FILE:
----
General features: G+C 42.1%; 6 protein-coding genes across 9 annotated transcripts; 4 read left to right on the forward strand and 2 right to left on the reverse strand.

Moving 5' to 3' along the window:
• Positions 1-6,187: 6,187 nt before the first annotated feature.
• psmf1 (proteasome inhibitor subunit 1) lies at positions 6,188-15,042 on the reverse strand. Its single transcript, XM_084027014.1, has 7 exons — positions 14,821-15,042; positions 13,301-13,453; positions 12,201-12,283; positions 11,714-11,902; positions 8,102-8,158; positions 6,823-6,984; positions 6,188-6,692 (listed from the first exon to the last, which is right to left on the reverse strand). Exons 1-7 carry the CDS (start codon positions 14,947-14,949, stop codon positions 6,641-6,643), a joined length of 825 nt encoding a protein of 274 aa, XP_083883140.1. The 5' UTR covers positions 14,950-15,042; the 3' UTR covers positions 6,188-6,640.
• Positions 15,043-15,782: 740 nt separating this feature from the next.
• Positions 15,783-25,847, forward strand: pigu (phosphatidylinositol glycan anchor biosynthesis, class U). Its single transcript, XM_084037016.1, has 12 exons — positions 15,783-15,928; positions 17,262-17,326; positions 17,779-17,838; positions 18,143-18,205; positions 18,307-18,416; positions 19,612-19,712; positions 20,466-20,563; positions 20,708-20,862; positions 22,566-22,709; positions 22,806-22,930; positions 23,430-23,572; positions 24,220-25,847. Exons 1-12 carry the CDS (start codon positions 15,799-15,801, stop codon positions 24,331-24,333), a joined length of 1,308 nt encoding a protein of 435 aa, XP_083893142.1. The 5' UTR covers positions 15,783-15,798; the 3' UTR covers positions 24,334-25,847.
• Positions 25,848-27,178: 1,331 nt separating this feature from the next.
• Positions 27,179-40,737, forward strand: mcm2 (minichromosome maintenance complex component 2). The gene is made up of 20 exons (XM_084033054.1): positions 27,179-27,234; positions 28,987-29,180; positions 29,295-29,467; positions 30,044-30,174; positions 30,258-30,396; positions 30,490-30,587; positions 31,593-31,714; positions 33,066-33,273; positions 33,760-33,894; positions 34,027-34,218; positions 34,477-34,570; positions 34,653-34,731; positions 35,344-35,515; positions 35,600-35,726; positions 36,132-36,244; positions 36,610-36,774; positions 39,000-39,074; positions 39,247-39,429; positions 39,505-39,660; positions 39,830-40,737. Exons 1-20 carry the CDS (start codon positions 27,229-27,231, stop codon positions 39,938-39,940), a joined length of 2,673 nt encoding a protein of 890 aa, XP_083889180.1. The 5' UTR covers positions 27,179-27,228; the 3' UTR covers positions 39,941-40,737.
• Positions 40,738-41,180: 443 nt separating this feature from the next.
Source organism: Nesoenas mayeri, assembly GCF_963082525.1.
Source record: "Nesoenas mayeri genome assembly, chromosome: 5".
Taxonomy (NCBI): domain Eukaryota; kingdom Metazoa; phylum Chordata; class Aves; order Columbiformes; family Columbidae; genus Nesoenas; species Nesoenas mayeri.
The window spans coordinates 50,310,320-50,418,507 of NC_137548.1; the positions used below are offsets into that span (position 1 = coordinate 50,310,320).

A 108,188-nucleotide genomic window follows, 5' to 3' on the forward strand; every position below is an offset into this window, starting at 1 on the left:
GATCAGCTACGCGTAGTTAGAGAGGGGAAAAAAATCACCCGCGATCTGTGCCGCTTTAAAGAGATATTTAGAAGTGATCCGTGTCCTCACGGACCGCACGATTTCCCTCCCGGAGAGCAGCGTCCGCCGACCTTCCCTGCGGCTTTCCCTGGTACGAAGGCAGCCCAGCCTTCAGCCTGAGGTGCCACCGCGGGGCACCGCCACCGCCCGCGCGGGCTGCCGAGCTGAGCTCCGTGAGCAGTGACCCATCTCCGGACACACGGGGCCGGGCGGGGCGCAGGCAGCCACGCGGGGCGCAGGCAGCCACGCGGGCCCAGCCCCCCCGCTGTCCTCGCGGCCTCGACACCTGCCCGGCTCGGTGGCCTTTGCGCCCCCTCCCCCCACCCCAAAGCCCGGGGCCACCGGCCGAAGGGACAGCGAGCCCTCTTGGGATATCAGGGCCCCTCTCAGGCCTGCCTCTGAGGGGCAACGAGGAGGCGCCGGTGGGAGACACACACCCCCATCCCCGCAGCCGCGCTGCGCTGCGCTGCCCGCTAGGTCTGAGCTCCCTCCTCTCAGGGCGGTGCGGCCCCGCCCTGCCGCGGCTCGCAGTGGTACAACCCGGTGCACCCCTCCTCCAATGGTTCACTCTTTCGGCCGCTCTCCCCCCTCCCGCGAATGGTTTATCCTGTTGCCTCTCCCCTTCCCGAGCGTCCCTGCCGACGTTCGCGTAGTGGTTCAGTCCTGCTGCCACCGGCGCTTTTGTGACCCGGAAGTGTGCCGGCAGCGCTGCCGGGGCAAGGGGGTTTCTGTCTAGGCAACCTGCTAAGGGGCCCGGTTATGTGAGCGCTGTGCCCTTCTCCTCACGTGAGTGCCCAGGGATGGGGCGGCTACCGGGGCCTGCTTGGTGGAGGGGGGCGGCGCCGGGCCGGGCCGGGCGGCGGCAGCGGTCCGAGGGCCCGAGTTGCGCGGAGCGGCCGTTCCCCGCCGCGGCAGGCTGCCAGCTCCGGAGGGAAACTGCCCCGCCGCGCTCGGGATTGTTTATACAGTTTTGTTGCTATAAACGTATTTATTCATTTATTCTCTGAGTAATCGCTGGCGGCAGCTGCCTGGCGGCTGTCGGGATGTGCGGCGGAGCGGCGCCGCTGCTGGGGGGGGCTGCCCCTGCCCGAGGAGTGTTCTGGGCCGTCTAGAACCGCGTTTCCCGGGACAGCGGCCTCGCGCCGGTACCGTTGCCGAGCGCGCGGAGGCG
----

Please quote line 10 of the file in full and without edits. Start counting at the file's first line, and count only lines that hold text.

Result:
Source organism: Nesoenas mayeri, assembly GCF_963082525.1.